marycatelli (marycatelli) wrote,

tidbits cross time

A Tokugawa Japanese advice writer cited a proverb that a family's status could be judged by the hour of their rising. (Late rising meant declining status.)

The use of a bass viol to set pitch in rehearsal did not keep Congregationalists from objecting when it was introduced into services, and when they accepted it, the organ took still longer.

In Tibet, a dead soul was accompanied by three animals: a sheep to guide the soul, a horse to ride, and a yak to fight the wrathful spirits along the way.

Christian IX of Denmark made many brilliant marriage alliances and became known as the Father-in-law of Europe.

Chinese tombs, particularly in the Song dynasty, contained contracts buying the tomb (implicitly from the god of the earth) for "99,999 strings of cash" -- the same sort of spirit money they used to money to the dead.

Kaiser Wilhelm II was very touchy and challenged many people to duels. The way to evade them was to demand bizarre terms. Such as field artillery for weapons.

The Green Corn Ceremony of the Muskogees, centering around quenching all the fires and lighting a new, pure one before any corn could be eaten, was very long and involved. One observer noted a time when the women came and processed in, and during the time, the old men had the right to try to provoke them into laughter, and noted that the most he saw was some of the young women putting up their hands sometimes to hide a smile -- but no laughter.

Roman magical parchments often have passages of voces magicia -- that, is special nonsense language, probably stemming from garbled transmission of foreign words and presumably deemed intelligible to the angel or daemon invoked.

Shang oracle bones sometimes have notes telling whether the prediction was correct. When the king did the work, the notes always indicated it was correct.

A 17th century London minister noted that his brother's housemaid refused to sing psalms with him in a new translation, as they were now his own and not Jesus Christ's.

In Japan, the tenth month is the "month without gods" -- except in Izuma, where it is the "month filled with gods," because they congregate there.

The game Candy Land was invented to be played in polio wards.

In the Mahabharata, it is explained that only a prince or a very rich man can really offer a sacrifice. So the poor should go on pilgrimage, which exceeds it.

In Tibet, the practice of fasting was said to have come from a time when the Buddha converted a cannibalistic (or meat-eating, depending on the legend) demon by stealing one of her children and refusing to give him back until she and her brood gave up the practice. She came to see that her victims' parents suffered as she had suffered, and so they fasted to purify themselves. It worked so well that it was codified for mere humans.

A bride, according to a bishop in late antiquity, should wear not golden ornaments but her ordinary clothes.

One pilgrimage in India involves circumabulating a river. It takes three years on foot. Many pilgrims do it in stages, taking up where they left off on return.

A Japanese authority on ritual puppets said that confining them to the stage is like caging a wild animal: it destroys their wild and raw nature. They performed in shrines, on docks, at roadsides, and other places.

Landscape painting only became a distinct genre in Europe in the Rennaissance and took some time to get popular. (Changing attitudes about landscapes were involved.)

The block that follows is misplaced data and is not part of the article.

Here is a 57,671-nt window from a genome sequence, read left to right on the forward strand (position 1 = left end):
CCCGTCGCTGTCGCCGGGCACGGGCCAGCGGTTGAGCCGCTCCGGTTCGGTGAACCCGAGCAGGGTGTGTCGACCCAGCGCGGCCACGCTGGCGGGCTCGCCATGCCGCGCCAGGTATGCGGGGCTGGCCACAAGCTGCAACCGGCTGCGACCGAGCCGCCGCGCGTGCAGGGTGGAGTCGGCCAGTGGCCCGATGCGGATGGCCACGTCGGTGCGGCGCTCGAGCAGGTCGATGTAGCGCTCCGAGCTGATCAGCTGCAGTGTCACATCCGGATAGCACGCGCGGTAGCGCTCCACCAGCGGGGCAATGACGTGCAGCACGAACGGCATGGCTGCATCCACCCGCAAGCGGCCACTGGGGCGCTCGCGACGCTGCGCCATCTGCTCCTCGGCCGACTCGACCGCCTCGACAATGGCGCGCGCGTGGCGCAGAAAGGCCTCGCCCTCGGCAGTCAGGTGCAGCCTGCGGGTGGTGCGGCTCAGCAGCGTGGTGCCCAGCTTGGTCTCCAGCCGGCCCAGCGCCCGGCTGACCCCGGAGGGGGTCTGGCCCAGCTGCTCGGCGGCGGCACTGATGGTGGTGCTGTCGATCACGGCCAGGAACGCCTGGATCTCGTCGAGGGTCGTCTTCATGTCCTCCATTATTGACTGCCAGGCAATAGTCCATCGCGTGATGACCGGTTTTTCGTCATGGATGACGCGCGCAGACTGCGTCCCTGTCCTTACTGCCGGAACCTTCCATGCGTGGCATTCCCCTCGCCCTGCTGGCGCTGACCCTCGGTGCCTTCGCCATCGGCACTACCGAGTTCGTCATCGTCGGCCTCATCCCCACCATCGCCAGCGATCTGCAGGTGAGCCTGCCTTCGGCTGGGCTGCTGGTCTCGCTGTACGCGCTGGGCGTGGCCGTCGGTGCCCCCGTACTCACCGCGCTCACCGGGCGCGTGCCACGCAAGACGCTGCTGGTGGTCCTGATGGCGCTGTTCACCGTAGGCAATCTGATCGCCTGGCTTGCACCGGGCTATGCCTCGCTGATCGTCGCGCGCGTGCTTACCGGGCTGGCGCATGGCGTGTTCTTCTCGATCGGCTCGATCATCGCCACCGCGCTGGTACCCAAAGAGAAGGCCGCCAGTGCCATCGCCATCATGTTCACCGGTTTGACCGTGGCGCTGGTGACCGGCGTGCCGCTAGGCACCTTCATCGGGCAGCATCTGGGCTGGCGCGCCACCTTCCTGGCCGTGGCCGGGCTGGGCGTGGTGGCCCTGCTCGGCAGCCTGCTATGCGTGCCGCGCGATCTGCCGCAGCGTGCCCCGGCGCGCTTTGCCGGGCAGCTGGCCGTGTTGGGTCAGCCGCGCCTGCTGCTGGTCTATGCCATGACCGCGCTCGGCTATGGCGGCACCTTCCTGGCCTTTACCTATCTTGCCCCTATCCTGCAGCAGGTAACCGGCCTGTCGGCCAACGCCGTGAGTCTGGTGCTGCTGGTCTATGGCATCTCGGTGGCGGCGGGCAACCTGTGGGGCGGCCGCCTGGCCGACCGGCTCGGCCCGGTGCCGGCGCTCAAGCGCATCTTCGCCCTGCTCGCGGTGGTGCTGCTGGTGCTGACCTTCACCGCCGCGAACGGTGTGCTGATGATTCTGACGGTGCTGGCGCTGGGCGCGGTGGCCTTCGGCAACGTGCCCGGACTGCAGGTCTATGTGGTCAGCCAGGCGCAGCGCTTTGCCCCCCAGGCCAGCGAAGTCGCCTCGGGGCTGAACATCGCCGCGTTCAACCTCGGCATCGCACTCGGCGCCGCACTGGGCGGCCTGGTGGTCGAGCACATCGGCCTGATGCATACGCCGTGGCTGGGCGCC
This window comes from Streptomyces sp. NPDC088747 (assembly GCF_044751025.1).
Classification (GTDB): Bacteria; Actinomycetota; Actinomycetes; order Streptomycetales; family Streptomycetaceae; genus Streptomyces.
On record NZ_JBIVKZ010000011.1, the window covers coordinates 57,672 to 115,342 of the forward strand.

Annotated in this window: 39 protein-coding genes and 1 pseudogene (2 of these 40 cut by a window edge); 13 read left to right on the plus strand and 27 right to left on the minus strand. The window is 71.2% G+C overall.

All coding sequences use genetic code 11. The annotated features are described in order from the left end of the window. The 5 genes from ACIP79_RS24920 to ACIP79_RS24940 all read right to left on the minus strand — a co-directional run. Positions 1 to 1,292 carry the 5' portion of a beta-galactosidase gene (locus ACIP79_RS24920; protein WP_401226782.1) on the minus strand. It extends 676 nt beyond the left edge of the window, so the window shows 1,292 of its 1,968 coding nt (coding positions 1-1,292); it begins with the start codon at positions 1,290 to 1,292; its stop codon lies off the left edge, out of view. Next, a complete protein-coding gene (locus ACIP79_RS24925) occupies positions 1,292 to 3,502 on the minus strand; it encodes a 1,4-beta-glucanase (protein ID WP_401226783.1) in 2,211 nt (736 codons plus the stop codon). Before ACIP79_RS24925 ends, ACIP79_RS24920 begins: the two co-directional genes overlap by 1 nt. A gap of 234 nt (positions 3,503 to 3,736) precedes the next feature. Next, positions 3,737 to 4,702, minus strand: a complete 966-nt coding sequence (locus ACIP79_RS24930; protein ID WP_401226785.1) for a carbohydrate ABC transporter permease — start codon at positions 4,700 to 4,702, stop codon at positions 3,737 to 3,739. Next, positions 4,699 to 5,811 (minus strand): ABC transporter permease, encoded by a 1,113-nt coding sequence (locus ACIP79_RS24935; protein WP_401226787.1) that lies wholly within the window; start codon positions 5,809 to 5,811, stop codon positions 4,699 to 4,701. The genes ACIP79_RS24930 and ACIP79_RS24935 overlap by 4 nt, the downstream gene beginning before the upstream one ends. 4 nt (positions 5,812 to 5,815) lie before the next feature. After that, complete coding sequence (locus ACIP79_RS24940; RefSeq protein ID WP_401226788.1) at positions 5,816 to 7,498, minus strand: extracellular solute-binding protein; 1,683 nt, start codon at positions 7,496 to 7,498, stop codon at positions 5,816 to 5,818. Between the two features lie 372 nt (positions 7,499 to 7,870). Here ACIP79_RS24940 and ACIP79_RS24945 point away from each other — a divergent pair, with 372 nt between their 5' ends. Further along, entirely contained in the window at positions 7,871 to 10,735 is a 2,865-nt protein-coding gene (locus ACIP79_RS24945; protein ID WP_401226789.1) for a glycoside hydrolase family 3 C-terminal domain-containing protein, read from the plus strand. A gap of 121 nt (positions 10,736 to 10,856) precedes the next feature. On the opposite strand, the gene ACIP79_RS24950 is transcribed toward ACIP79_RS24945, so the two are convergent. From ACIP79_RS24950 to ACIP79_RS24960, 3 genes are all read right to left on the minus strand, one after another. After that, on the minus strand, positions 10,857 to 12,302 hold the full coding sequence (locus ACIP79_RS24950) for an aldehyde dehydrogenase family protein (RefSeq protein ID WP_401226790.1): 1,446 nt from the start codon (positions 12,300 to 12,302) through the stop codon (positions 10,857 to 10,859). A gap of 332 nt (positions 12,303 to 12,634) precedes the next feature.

A Confucian once discussed a tale where people invoked the Purple Maiden Goddess, and the young daughter of the household had come to them. He didn't know what it meant.

Jefferson concluded that the United States would soon return to a dependence on European manufactures. After all, in Europe, people were forced into manufacturing because they could not cultivate the land, there not being enough. There was plenty in America. Just as well because the percentage of husbandmen determined the lack of corruption in the state. (Though he later concluded that in fact, the American manfacturer was not in the dependent position of the European one, thus

In late antiquity, in Roman law, a defendant accused of murder or robbery could not stand where the judge could see or hear him. The judge's questions and the defendants were transmitted via an intermediatary.

The Shinshu sect in Japan was known as the "does not care" sect because they would just leave the bones of the dead in the crematorium, and not erect memorials, either.

Sephardic Jews in the colonies to be the United States held that reciting prayers should be done so quietly that the person next to you could not make out the words, and lay heavy emphasis on the cantor's ability to correctly pronounce Hebrew, rather than his voice or his ability to add flourishes. This lead to some culture clashes with Ashkenazic Jews.

Filipino folklore held that those who were stabbed, shot by arrows, or eaten by crocodiles, went to heaven by means of the rainbow, and became gods.

It was un-Confucian for anyone to offer sacrifice to any being the emperor did; lesser people were more limited. Even a noble could only offer to natural forces and local worthies when he had a connection to the appropriate region.

A 19th century American food reformer cited not only the food was more healthy, but that it saved time. He lamented that a woman would spend three months of her life making cheese. What wonderful works she could have accomplished doing something actually useful?

In the 18th century, there were Japanese who denied that Amaterasu could be the sun -- she had only the human form that was the ancestress of the imperial line, and she had died in the Age of Gods -- which one writer attributed to imported Chinese logic.
Tags: historical tidbits

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